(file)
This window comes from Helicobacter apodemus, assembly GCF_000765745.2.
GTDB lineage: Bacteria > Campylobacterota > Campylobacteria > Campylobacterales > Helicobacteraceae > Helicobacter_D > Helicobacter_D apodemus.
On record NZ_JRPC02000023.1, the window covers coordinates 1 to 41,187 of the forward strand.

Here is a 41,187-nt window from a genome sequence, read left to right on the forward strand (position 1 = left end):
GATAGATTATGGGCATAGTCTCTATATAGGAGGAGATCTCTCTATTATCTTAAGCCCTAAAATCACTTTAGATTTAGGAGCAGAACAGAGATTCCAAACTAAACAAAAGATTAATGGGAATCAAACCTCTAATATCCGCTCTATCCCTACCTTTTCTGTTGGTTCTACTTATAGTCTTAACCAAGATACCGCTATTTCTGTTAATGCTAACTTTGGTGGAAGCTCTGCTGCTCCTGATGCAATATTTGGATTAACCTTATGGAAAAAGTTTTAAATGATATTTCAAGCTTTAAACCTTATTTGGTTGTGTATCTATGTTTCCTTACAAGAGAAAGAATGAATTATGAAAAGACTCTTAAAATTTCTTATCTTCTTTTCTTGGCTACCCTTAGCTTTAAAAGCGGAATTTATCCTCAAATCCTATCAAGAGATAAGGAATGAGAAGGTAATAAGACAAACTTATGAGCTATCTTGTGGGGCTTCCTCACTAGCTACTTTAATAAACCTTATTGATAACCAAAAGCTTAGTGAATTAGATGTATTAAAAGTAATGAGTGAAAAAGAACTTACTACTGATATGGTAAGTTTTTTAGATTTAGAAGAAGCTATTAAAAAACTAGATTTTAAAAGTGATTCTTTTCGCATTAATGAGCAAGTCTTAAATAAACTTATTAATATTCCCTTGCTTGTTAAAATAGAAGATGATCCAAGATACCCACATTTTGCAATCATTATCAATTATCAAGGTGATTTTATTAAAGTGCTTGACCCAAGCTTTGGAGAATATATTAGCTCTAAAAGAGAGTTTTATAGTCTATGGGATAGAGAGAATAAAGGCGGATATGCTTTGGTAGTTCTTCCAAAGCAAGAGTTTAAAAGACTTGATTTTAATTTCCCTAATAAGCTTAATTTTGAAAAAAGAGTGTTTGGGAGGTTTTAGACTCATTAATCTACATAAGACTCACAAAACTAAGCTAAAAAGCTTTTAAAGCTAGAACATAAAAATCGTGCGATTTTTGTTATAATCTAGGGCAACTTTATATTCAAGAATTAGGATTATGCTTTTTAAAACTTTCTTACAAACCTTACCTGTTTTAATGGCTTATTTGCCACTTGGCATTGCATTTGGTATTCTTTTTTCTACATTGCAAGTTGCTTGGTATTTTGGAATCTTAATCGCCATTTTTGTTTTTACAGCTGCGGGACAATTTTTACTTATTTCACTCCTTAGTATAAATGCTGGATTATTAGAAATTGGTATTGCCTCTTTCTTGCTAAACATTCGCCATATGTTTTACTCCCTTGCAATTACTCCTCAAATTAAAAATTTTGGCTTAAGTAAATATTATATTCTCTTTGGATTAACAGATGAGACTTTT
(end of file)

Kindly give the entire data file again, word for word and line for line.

This window comes from Helicobacter apodemus, assembly GCF_000765745.2.
GTDB lineage: Bacteria > Campylobacterota > Campylobacteria > Campylobacterales > Helicobacteraceae > Helicobacter_D > Helicobacter_D apodemus.
On record NZ_JRPC02000023.1, the window covers coordinates 1 to 41,187 of the forward strand.

Here is a 41,187-nt window from a genome sequence, read left to right on the forward strand (position 1 = left end):
GATAGATTATGGGCATAGTCTCTATATAGGAGGAGATCTCTCTATTATCTTAAGCCCTAAAATCACTTTAGATTTAGGAGCAGAACAGAGATTCCAAACTAAACAAAAGATTAATGGGAATCAAACCTCTAATATCCGCTCTATCCCTACCTTTTCTGTTGGTTCTACTTATAGTCTTAACCAAGATACCGCTATTTCTGTTAATGCTAACTTTGGTGGAAGCTCTGCTGCTCCTGATGCAATATTTGGATTAACCTTATGGAAAAAGTTTTAAATGATATTTCAAGCTTTAAACCTTATTTGGTTGTGTATCTATGTTTCCTTACAAGAGAAAGAATGAATTATGAAAAGACTCTTAAAATTTCTTATCTTCTTTTCTTGGCTACCCTTAGCTTTAAAAGCGGAATTTATCCTCAAATCCTATCAAGAGATAAGGAATGAGAAGGTAATAAGACAAACTTATGAGCTATCTTGTGGGGCTTCCTCACTAGCTACTTTAATAAACCTTATTGATAACCAAAAGCTTAGTGAATTAGATGTATTAAAAGTAATGAGTGAAAAAGAACTTACTACTGATATGGTAAGTTTTTTAGATTTAGAAGAAGCTATTAAAAAACTAGATTTTAAAAGTGATTCTTTTCGCATTAATGAGCAAGTCTTAAATAAACTTATTAATATTCCCTTGCTTGTTAAAATAGAAGATGATCCAAGATACCCACATTTTGCAATCATTATCAATTATCAAGGTGATTTTATTAAAGTGCTTGACCCAAGCTTTGGAGAATATATTAGCTCTAAAAGAGAGTTTTATAGTCTATGGGATAGAGAGAATAAAGGCGGATATGCTTTGGTAGTTCTTCCAAAGCAAGAGTTTAAAAGACTTGATTTTAATTTCCCTAATAAGCTTAATTTTGAAAAAAGAGTGTTTGGGAGGTTTTAGACTCATTAATCTACATAAGACTCACAAAACTAAGCTAAAAAGCTTTTAAAGCTAGAACATAAAAATCGTGCGATTTTTGTTATAATCTAGGGCAACTTTATATTCAAGAATTAGGATTATGCTTTTTAAAACTTTCTTACAAACCTTACCTGTTTTAATGGCTTATTTGCCACTTGGCATTGCATTTGGTATTCTTTTTTCTACATTGCAAGTTGCTTGGTATTTTGGAATCTTAATCGCCATTTTTGTTTTTACAGCTGCGGGACAATTTTTACTTATTTCACTCCTTAGTATAAATGCTGGATTATTAGAAATTGGTATTGCCTCTTTCTTGCTAAACATTCGCCATATGTTTTACTCCCTTGCAATTACTCCTCAAATTAAAAATTTTGGCTTAAGTAAATATTATATTCTCTTTGGATTAACAGATGAGACTTTT